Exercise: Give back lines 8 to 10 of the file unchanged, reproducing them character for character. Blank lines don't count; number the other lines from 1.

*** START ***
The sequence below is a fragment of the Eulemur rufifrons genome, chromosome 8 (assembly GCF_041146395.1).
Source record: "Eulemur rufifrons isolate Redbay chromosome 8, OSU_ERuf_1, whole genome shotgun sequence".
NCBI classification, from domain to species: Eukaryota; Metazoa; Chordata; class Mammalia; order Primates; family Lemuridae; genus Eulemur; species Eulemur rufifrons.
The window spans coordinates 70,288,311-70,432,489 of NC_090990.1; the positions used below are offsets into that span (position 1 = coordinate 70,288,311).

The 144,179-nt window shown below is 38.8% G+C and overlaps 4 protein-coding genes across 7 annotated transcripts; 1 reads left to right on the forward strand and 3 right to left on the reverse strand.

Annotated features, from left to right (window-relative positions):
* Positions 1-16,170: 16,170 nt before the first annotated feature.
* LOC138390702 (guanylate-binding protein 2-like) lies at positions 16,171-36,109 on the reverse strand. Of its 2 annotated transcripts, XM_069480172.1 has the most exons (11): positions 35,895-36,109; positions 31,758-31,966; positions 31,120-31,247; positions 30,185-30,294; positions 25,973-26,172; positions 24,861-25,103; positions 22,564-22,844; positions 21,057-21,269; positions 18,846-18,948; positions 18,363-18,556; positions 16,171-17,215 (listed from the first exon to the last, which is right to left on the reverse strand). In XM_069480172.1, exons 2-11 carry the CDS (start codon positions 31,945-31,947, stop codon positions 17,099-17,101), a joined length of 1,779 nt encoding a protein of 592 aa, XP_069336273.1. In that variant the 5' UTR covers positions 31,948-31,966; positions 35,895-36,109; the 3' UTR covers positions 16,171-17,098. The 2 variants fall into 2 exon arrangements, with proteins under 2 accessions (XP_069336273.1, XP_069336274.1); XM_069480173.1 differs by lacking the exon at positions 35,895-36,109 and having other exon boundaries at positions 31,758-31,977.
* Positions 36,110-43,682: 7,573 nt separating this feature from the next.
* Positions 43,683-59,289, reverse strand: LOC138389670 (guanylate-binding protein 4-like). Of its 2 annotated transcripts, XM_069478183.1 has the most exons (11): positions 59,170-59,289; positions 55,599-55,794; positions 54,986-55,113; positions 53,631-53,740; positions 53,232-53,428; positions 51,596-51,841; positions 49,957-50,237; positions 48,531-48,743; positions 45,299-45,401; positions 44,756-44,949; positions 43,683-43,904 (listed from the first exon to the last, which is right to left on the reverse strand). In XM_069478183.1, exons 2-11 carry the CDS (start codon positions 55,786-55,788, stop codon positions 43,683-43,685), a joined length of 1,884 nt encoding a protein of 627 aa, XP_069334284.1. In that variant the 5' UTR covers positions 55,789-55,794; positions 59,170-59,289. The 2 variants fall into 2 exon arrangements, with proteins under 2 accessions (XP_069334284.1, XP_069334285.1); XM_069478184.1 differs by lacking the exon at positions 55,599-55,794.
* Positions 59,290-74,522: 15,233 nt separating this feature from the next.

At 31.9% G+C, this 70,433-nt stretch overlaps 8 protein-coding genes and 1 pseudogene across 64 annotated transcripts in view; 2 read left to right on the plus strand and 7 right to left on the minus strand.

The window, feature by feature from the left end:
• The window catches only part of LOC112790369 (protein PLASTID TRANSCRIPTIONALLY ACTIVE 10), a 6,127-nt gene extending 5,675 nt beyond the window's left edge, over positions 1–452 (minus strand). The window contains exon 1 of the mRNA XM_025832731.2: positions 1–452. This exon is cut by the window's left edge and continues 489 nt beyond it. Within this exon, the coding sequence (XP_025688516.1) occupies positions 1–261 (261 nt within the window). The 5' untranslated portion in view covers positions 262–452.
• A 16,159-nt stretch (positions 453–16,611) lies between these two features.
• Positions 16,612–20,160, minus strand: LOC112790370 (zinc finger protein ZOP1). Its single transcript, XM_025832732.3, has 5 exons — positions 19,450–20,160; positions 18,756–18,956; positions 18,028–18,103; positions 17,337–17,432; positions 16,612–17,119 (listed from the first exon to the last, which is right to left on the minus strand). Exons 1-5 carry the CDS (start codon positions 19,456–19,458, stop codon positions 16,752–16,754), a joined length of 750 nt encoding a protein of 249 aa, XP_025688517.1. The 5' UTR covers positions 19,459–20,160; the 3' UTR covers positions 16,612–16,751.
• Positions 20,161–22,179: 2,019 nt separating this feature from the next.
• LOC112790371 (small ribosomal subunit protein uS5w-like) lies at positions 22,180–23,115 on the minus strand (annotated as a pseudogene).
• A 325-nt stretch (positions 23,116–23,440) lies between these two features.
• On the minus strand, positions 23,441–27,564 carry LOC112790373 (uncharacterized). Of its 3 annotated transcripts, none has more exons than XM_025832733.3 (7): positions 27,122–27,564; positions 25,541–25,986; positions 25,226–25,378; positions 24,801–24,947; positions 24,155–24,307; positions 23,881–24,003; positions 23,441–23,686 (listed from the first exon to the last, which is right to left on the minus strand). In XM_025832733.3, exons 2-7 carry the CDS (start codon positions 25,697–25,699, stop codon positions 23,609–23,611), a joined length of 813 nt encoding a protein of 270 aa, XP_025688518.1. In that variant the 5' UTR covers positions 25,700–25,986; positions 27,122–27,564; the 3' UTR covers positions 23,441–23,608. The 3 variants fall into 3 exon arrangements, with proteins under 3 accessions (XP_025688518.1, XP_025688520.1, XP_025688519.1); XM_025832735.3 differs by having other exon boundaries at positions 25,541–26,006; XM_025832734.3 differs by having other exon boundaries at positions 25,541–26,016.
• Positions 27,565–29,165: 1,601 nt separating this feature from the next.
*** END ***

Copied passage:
* LOC138390702 (guanylate-binding protein 2-like) lies at positions 16,171-36,109 on the reverse strand. Of its 2 annotated transcripts, XM_069480172.1 has the most exons (11): positions 35,895-36,109; positions 31,758-31,966; positions 31,120-31,247; positions 30,185-30,294; positions 25,973-26,172; positions 24,861-25,103; positions 22,564-22,844; positions 21,057-21,269; positions 18,846-18,948; positions 18,363-18,556; positions 16,171-17,215 (listed from the first exon to the last, which is right to left on the reverse strand). In XM_069480172.1, exons 2-11 carry the CDS (start codon positions 31,945-31,947, stop codon positions 17,099-17,101), a joined length of 1,779 nt encoding a protein of 592 aa, XP_069336273.1. In that variant the 5' UTR covers positions 31,948-31,966; positions 35,895-36,109; the 3' UTR covers positions 16,171-17,098. The 2 variants fall into 2 exon arrangements, with proteins under 2 accessions (XP_069336273.1, XP_069336274.1); XM_069480173.1 differs by lacking the exon at positions 35,895-36,109 and having other exon boundaries at positions 31,758-31,977.
* Positions 36,110-43,682: 7,573 nt separating this feature from the next.
* Positions 43,683-59,289, reverse strand: LOC138389670 (guanylate-binding protein 4-like). Of its 2 annotated transcripts, XM_069478183.1 has the most exons (11): positions 59,170-59,289; positions 55,599-55,794; positions 54,986-55,113; positions 53,631-53,740; positions 53,232-53,428; positions 51,596-51,841; positions 49,957-50,237; positions 48,531-48,743; positions 45,299-45,401; positions 44,756-44,949; positions 43,683-43,904 (listed from the first exon to the last, which is right to left on the reverse strand). In XM_069478183.1, exons 2-11 carry the CDS (start codon positions 55,786-55,788, stop codon positions 43,683-43,685), a joined length of 1,884 nt encoding a protein of 627 aa, XP_069334284.1. In that variant the 5' UTR covers positions 55,789-55,794; positions 59,170-59,289. The 2 variants fall into 2 exon arrangements, with proteins under 2 accessions (XP_069334284.1, XP_069334285.1); XM_069478184.1 differs by lacking the exon at positions 55,599-55,794.